Michael says he knew at age five, when he sang “Climb Ev’ry Mountain” in school and laid out the house, that something special was going on. Back then, such precocity frightened his mother. But years later it soothed hearts and coffers at Epic when Off the Wall sold over 5 million in the U.S., another 2 million worldwide and one of its hit singles, “Don’t Stop ‘Til You Get Enough,” won him a Grammy. The LP yielded four Top Ten hit singles, a record for a solo artist and a feat attained only by Fleetwood Mac’s Rumours, and by the combined efforts on the Grease and Saturday Night Fever soundtracks.
If a jittery record industry dared wager, the smart money would be on Michael Jackson. Recent months have found him at work on no fewer than three projects: his own recently released Thriller; Paul McCartney’s work-in-progress, which will contain two Jackson-McCartney collaborations, “Say, Say, Say” and “The Man”; and the narration and one song for the storybook E.T. album on MCA for director Steven Spielberg and producer Quincy Jones. In his spare time, he wrote and produced Diana Ross’ single “Muscles.” This is indeed a young man in a hurry. Already he is looking past the album he is scheduled to make with the Jacksons this winter. There is a chance of a spring tour. And then there are the movies. Since his role as the scarecrow in The Wiz his bedroom has been hip-deep in scripts.
At twenty-four, Michael Jackson has one foot planted firmly on either side of the Eighties. His childhood hits are golden oldies, and his boyhood idols have become his peers. Michael was just ten when he moved into Diana Ross’ Hollywood home. Now he produces her. He was five when the Beatles crossed over; now he and McCartney wrangle over the same girl on Michael’s single “The Girl Is Mine.” His showbiz friends span generations as well. He hangs out with the likes of such other kid stars as Tatum O’Neal and Kristy McNichol, and ex-kid star Stevie Wonder. He gossips long distance with Adam Ant and Liza Minnelli, and has heart-to-hearts with octogenarian Fred Astaire. When he visited the set of On Golden Pond, Henry Fonda baited fishhooks for him. Jane Fonda is helping him learn acting. Pen pal Katharine Hepburn broke a lifelong habit of avoiding rock by attending a 1981 Jacksons concert at Madison Square Garden.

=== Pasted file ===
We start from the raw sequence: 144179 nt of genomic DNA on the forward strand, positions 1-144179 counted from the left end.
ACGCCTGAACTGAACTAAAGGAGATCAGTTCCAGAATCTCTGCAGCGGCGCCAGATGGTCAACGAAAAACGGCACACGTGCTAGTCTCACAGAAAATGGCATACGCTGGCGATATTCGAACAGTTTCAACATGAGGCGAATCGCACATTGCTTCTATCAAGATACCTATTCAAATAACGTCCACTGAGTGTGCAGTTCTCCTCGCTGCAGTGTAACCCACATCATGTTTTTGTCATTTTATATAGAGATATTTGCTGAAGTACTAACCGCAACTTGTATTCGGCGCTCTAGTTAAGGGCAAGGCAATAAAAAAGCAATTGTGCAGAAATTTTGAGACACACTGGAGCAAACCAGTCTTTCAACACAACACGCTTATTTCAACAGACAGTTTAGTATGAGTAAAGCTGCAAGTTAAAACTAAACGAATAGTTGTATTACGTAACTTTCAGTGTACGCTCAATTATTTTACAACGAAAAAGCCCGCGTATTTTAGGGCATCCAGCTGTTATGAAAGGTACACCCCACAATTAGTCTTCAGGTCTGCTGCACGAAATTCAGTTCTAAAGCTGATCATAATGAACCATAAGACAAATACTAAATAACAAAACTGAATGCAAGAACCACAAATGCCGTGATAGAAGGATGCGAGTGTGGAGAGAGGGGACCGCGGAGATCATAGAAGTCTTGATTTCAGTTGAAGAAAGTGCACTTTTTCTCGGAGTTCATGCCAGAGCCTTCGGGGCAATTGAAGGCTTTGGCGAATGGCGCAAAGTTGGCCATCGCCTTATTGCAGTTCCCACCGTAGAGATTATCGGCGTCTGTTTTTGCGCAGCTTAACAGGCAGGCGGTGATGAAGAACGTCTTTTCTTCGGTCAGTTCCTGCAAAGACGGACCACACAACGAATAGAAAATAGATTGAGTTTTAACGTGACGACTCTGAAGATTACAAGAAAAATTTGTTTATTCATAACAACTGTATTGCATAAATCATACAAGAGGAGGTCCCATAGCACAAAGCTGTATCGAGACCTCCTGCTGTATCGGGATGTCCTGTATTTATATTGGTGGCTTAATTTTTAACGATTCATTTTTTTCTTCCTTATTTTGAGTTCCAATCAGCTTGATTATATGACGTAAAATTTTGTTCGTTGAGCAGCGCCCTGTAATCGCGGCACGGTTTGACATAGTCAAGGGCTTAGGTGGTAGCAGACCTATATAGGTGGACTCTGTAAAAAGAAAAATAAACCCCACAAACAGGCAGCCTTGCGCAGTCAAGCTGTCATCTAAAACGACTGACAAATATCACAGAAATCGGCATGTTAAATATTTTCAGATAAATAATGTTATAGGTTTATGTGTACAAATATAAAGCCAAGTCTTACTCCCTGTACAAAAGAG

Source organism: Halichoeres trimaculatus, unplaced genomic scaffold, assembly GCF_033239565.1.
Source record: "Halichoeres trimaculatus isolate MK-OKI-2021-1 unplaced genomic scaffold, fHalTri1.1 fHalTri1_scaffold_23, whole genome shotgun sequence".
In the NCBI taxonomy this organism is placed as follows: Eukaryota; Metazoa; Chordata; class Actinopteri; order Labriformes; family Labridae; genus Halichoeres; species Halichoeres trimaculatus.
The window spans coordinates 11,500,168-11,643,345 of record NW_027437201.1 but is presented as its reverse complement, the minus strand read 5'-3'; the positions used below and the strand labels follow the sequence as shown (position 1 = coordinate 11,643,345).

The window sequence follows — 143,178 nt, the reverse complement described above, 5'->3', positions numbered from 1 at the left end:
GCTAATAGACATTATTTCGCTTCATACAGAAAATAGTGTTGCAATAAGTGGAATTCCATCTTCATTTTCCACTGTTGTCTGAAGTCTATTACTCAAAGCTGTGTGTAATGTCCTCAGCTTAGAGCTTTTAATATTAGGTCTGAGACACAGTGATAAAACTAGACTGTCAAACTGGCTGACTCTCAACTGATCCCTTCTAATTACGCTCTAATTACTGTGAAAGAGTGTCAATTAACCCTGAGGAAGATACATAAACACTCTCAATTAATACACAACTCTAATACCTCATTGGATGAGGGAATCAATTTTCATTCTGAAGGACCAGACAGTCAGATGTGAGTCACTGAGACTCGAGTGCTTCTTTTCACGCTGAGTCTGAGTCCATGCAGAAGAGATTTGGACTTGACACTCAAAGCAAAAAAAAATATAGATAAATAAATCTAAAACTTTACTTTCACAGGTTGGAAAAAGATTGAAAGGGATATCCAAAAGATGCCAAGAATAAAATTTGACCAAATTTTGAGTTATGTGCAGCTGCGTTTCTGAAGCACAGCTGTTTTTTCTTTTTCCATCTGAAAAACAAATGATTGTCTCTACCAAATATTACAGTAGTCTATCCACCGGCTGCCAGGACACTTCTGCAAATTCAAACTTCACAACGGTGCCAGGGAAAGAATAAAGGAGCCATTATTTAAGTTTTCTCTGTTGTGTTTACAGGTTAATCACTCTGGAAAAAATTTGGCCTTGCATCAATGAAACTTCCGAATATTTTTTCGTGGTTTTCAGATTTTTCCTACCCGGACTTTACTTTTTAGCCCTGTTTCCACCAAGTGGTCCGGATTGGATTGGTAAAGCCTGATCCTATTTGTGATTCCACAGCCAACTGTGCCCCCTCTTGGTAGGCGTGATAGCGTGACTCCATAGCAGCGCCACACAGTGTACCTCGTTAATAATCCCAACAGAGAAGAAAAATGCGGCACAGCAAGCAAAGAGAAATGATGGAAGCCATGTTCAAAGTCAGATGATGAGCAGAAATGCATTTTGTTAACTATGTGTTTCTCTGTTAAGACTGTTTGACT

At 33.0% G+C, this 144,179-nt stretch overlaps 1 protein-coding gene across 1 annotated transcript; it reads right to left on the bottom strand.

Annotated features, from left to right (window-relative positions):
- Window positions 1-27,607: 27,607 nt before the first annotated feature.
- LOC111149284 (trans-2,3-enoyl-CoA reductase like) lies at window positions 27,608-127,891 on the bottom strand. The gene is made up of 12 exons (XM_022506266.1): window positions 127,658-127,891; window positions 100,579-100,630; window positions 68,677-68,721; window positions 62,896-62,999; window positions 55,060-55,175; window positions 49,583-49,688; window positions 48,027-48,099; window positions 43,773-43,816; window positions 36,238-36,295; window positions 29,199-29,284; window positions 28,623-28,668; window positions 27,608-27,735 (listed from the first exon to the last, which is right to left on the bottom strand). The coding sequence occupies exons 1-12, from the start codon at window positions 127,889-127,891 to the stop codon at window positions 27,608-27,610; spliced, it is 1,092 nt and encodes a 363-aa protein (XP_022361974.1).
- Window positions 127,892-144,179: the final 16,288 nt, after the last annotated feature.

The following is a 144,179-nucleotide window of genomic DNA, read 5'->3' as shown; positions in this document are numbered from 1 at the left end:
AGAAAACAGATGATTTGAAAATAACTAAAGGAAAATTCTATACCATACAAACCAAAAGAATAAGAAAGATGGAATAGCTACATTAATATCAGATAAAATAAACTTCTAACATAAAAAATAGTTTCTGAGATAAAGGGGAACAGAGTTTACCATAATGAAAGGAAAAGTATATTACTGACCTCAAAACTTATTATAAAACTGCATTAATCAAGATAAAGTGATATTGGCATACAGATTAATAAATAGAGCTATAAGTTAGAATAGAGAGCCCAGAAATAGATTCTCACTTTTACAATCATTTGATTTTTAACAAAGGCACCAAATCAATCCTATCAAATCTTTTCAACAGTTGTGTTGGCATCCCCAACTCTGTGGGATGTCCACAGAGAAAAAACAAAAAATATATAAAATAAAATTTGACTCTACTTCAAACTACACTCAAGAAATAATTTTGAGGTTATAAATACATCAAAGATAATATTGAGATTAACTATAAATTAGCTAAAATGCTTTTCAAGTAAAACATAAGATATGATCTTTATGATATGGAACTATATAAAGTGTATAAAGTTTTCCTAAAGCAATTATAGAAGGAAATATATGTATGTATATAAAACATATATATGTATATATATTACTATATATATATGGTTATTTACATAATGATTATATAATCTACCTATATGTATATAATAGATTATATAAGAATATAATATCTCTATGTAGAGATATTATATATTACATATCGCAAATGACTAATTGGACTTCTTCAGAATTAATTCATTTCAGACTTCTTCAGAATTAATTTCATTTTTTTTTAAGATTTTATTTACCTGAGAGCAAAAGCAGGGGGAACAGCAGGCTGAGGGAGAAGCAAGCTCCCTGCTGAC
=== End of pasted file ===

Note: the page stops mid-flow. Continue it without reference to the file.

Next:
Even E.T would be attracted to such a gentle spirit, according to Steven Spielberg, who says he told Michael, “If E.T. didn’t come to Elliott, he would have come to your house.” Spielberg also says he thought of no one else to narrate the saga of his timorous alien. “Michael is one of the last living innocents who is in complete control of his life. I’ve never seen anybody like Michael. He’s an emotional star child.”
CARTOONS ARE FLASHING SILENTLY ACROSS THE GIANT screen that glows in the darkened den. Michael mentions that he loves cartoons. In fact, he loves all things “magic.” This definition is wide enough to include everything from Bambi to James Brown.
“He’s so magic,” Michael says of Brown, admitting that he patterned his own quicksilver choreography on the Godfather’s classic bag of stage moves. “I’d be in the wings when I was like six or seven. I’d sit there and watch him.”
Michael’s kindergarten was the basement of the Apollo Theater in Harlem. He was too shy to actually approach the performers the Jackson Five opened for – everyone from Jackie Wilson to Gladys Knight, the Temptations and Etta James. But he says he had to know everything they did – how James Brown could do a slide, a spin and a split and still make it back before the mike hit the floor. How the mike itself disappeared through the Apollo stage floor. He crept downstairs, along passageways and walls and hid there, peering from behind the dusty flanks of old vaudeville sets while musicians tuned, smoked, played cards and divvied barbecue. Climbing back to the wings, he stood in the protective folds of the musty maroon curtain, watching his favorite acts, committing every double dip and every bump, snap, whip-it-back mike toss to his inventory of night moves. Recently, for a refresher course, Michael went to see James Brown perform at an L.A. club. “He’s the most electrifying. He can take an audience anywhere he wants to. The audience just went bananas. He went wild – and at his age. He gets so out of himself.”